Some time after the chap who did our fencing, he did tell me that. His usual suggestion was to use extra long nails on the top timbers!
Rob
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Old 5th Jul 2019, 1:46 pm   #13
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Default Re: Break in to workshop.

Yeah it probably is illegal but the police thought it was funny when he called them out to someone who had left a chunk of their tracksuit bottoms on it!

The squirrels don't seem to have any problems getting over it either to his bird feeder. I see a slipper chucked at them on a regular basis!
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Old 5th Jul 2019, 1:51 pm   #14
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Default Re: Break in to workshop.

I suspect its an urban myth that the use of barbed wire is illegal. You see similar measures in place at various secure commercial sites. You wouldn't want to climb the fences of the data centres I work at - believe me

It's possible there could be grounds for litigation, but I don't think Johnny Herbert is going to sue and in doing so admit his crime.

I'd imagine it's more nonsense perpetuated by the tabloid media in the spirit of "they have more rights than us", or whatever gets the blood of their readers boiling at a given time.

EDIT: They'd probably tell you it was a legal requirement to provide a mattress to safely land on, and tea making facilities should someone drop in
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Old 5th Jul 2019, 1:59 pm   #15
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Default Re: Break in to workshop.

https://www.askthe.police.uk/content/Q78.htm

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Old 5th Jul 2019, 2:08 pm   #16
robinshack
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Default Re: Break in to workshop.

OK Craig. Think I saw that recently. Years ago, following a break in with arrests due to my "unique" radio alarm system I was warned by the police to never let (a house renovation) public liability insurance lapse. The reason was that if someone broke in and hurt themselves due to a defect within the house, they could claim against you.
Best we do not pursue this aspect of my thread anymore.
Rob
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Old 5th Jul 2019, 2:10 pm   #17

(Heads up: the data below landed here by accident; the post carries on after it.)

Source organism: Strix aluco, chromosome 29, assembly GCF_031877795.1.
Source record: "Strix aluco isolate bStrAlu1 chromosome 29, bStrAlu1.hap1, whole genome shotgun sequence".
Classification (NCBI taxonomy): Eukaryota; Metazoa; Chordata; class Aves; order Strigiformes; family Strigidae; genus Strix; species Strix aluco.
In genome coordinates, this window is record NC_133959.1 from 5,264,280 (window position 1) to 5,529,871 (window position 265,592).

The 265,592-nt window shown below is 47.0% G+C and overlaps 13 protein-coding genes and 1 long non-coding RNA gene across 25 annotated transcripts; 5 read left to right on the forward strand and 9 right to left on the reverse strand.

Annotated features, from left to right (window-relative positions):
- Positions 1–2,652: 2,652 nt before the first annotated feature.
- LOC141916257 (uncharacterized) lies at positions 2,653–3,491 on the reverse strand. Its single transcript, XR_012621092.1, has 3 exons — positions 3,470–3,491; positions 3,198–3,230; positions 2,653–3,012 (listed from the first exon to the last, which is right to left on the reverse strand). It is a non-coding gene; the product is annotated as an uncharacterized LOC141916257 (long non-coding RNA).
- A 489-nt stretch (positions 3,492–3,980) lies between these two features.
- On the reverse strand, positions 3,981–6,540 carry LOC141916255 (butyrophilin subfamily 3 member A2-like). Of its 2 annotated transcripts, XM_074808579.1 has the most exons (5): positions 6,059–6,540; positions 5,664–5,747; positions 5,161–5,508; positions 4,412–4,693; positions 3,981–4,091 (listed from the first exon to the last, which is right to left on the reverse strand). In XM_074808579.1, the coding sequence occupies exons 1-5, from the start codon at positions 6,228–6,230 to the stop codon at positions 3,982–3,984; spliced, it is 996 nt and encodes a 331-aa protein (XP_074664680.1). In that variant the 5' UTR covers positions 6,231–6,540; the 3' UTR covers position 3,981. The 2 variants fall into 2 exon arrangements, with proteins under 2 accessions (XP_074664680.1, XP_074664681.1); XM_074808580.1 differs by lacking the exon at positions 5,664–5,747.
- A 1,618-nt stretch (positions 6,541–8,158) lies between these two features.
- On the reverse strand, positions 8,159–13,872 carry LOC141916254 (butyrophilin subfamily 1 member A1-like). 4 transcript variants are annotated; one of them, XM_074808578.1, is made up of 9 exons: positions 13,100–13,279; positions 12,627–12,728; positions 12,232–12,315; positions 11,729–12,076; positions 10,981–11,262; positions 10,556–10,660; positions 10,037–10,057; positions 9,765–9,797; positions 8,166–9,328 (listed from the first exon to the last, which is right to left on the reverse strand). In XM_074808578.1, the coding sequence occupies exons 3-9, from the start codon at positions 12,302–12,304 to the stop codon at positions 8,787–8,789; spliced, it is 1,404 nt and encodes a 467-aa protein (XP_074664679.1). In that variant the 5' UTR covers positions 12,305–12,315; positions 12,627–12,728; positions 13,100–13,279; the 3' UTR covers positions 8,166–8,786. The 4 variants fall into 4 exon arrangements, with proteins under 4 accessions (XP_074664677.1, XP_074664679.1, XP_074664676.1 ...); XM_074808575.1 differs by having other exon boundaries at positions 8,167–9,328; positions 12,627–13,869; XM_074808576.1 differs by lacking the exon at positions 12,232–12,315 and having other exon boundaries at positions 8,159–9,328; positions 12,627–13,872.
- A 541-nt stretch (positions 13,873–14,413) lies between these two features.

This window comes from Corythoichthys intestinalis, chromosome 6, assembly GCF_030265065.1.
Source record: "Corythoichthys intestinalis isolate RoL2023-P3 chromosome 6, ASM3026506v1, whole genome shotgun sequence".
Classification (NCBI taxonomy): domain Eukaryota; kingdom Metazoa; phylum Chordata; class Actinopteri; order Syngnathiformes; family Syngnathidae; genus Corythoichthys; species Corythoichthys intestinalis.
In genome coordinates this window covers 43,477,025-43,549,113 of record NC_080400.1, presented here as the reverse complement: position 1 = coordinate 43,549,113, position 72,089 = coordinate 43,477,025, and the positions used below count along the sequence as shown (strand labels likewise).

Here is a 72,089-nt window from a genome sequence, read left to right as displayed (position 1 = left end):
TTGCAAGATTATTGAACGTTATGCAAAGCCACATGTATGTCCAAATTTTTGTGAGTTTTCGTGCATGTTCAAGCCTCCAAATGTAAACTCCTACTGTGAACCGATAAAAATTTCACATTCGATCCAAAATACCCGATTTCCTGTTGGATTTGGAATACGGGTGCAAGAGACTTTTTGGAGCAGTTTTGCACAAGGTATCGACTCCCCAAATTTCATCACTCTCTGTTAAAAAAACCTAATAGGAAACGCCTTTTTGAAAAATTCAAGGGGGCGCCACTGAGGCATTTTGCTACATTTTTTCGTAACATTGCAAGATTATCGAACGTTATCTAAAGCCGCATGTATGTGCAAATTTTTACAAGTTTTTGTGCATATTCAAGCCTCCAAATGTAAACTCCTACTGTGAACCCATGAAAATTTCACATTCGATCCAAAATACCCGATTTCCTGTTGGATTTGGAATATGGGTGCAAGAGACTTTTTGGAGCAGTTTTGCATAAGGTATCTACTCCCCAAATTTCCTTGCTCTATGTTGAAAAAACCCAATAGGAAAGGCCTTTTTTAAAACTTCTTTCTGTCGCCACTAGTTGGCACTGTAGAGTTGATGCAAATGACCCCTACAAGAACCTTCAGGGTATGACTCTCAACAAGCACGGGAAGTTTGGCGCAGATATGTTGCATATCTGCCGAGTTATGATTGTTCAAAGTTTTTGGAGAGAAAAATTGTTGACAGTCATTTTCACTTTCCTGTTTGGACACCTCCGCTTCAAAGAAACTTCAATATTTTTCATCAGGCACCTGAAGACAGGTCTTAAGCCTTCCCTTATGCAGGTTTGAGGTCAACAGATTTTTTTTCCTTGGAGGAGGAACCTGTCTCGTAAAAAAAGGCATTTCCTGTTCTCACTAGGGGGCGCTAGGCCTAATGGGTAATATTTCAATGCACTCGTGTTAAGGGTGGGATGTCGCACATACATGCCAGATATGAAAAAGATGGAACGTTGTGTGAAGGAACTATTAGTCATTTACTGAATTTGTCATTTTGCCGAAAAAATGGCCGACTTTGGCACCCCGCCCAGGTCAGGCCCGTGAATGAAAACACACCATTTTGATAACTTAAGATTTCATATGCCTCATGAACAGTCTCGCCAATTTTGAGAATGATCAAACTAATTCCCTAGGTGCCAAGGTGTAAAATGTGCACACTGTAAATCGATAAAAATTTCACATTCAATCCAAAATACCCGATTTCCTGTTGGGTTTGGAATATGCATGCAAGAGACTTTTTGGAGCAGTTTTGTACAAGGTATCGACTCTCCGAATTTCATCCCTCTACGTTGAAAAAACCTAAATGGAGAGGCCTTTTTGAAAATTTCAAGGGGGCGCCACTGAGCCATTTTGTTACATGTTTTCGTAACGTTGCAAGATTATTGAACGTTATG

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Default Re: Break in to workshop.

Although it's going to be illegal (blah, blah) I heartily agree with safe electrification or barbed wire. The combination of BOTH in the same system however puts you in the position of being prosecuted rather than just 'asked to remove it' since it would be argued that the shock could cause a quick withdrawal of the hand and a laceration. Stick to one or other if you're going to take such a step, I would.

Shrouded padlocks are available which conventional bolt-croppers have great difficulty with, when they're used with the correct pieces of angled steel. (I'll do a pic later)

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Old 5th Jul 2019, 2:16 pm   #18
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Default Re: Break in to workshop.

As far as electric fences, barbed wire and glass on top of walls goes, what concerns me most is reprisals from anyone injuring themselves trying to break in. I don't fancy getting bricks through my windows or having my house burnt down.

We all know who's responsible for this type of crime and they are not nice people.
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Old 5th Jul 2019, 2:23 pm   #19
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Default Re: Break in to workshop.

I had the vertical aerials in my garden trashed one day so when they were not being used, they were connected to a buck/boost variac via a 100 Watt bulb. After a couple of days my anger had receded enough to disconnect it all, I reckoned it was just not worth it to be banged up for life for murder
Hard to evoke anger management in the circumstances.
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Old 5th Jul 2019, 2:36 pm   #20
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Default Re: Break in to workshop.

The good thing about caravan dweller related thievery is that they will be looking for very specific things - scrap metal, diesel, plant, professional power tools etc. They're unlikely to pay attention to old radios or tellies, or the sort of workshop equipment that we use.

The police know exactly what's going on but find it very difficult to prosecute anybody.

We get much less of this in cities - most of the thieving here is junkies looking for their next fix. There's a big permanent traveller site less than a mile from me, but they mostly leave their immediate neighbours alone.

Anti climb paint is a good deterrent and won't cause you to end up in court yourself.